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Ottawa

This game, contributed by Jorge Mata , was devised as an adaptation of Uno to play with a standard deck and all the 'meanness' was removed with the lack of any Draw 2/4 cards. It is interesting that the result was not the recreation of the parent game Crazy Eights, but a rather different game.

This game is well suited for family play from 6 years and up.

The game is best played with three to four players, but up to six can take part. Either a fixed number of deals are played, or the game is played to a target score. The number of deals or the target score needs to be agreed before beginning to play.

The Deck

One standard deck of 52 cards is used. Cards in each suit rank, from low to high with the Ace used to make-the-turn:

(Ace) 2 3 4 5 6 7 8 9 10 Jack Queen King (Ace)

The Deal

The first dealer is chosen randomly, and the turn to deal alternates and rotates clockwise. With up to four players, seven cards each are dealt each player; when five or six play each player gets six cards. The cards are dealt one at a time, and after the deal, the next card is placed face up on the table to start the lay off pile, and the remainder of the deck is placed face down beside it to form the stock. The players look at and sort their cards.

Object of the Game

The object of the game is to lay off (dispose) of all the cards in your hand. There are three ways to lay off cards: a run, a set or a running set.

Play

Players take turns in clockwise rotation, beginning with the player to dealer's left.

Each turn consists of the following parts: The Draw and the Lay Off

  1. The Draw consists of taking one card from the top of the Stock pile and adding it to your hand. If you HAVE NOT yet played a lay off, you may play a lay off at this time. If you HAVE played a lay off you CANNOT play after your draw.
  2. The Lay Off. If you have a valid run or set in your hand, you may make one play either before or after the draw. Playing a lay off is optional; you are not obliged to lay off just because you can.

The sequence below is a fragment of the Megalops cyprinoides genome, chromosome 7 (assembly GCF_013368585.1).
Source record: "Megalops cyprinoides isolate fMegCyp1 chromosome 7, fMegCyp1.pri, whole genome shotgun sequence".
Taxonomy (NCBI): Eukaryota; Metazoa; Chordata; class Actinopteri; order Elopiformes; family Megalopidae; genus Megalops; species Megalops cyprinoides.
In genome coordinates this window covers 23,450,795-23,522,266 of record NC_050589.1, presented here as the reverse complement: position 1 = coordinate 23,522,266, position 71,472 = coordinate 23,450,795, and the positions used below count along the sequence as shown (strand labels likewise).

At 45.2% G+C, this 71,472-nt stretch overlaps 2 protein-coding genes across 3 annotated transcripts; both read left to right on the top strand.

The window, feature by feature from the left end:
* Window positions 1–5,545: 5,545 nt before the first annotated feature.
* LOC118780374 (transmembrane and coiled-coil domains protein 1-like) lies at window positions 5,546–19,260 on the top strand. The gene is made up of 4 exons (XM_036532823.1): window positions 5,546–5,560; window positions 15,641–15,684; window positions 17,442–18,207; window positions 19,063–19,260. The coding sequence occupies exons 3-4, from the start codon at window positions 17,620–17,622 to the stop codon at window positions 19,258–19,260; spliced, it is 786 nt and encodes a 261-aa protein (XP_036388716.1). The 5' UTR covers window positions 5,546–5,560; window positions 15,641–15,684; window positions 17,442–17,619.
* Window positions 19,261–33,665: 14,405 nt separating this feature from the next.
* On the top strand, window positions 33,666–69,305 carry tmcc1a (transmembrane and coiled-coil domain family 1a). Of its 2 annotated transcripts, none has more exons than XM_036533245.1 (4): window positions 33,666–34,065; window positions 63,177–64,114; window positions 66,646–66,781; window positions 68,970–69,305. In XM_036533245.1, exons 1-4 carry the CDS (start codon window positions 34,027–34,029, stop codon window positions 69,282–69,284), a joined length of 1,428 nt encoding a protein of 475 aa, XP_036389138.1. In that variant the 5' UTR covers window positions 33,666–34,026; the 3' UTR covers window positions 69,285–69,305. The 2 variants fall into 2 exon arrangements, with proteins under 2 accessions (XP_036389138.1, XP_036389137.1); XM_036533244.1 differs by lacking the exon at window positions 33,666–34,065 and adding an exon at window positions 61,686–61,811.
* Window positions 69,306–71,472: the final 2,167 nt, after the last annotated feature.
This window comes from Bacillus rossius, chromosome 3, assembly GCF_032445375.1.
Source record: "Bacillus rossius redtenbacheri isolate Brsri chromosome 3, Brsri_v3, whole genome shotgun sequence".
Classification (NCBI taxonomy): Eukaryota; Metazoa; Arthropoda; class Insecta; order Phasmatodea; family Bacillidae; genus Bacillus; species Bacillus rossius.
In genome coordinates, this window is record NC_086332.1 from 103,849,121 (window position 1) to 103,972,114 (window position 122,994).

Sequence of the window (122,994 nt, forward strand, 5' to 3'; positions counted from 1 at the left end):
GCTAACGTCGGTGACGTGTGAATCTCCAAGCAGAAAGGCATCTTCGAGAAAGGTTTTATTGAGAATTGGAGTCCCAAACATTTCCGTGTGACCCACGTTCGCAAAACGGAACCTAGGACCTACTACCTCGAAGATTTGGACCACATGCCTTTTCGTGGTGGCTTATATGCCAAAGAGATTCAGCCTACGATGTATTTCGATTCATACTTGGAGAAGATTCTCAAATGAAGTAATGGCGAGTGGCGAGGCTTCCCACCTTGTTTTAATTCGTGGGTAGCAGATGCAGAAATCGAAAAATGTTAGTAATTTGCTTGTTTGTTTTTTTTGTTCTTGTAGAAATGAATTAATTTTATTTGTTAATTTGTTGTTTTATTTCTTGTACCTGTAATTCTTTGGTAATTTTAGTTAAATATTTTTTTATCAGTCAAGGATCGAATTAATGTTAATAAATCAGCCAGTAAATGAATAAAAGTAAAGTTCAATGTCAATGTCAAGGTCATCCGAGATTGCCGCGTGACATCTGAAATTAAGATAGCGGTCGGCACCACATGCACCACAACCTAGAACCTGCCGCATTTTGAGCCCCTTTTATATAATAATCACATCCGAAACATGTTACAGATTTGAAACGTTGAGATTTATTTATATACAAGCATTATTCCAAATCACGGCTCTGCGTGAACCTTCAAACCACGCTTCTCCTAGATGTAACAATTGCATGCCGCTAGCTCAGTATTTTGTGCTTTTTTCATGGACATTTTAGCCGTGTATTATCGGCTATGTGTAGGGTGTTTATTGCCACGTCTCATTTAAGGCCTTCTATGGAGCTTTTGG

Note that when laying off, the card you play, or the first card of the run or set you play, must match the top cards of the pile as follows. It may be:

  1. the same rank as the top card of the pile and any suit
  2. the next rank above or below the top card of the pile, and the same suit as the top card
  3. if the top two cards of the pile are adjacent ranks, and the top card is not an ace, your card may continue that run in the same direction, and may be any suit.

Examples:

  1. The top card of the pile is heart8 and the card underneath it is a 7. Your lay off may begin with any 8 (equal to the top card) or any 9 (continuing the run) or the heart7 (reversing) but not a 7 of any other suit.
  2. The top card of the pile is heart8 and the card underneath it is another 9. Your lay off may begin with any 8 (equal to the top card) or the heart9 or the heart7 (reversing) but not a 9 or 7 of any other suit.

If the stock pile has run out the lay off pile (except for the top two cards) is turned over and shuffled to form a new stock, and play continues.

A player wins an individual hand when all of his or her cards have been discarded. Getting rid of your last card is called going out. As soon as someone goes out, play ceases. There can be no further laying off, even if the other players have valid combinations in their hands.

Scoring

When a player goes out, the other players add up the value of all the cards still remaining in their hands, as follows:

The total value of all the cards in the hands of the other players is added to the winner's cumulative score.

The game continues with further deals until a player reaches the points target that was decided before the game began, or until the agreed number of deals has been played.

Adjusted Rules:

The target score can be adjusted to the level of play desired as it is possible for an extended time to be used in playing a single deal.


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Last updated 8th August 2004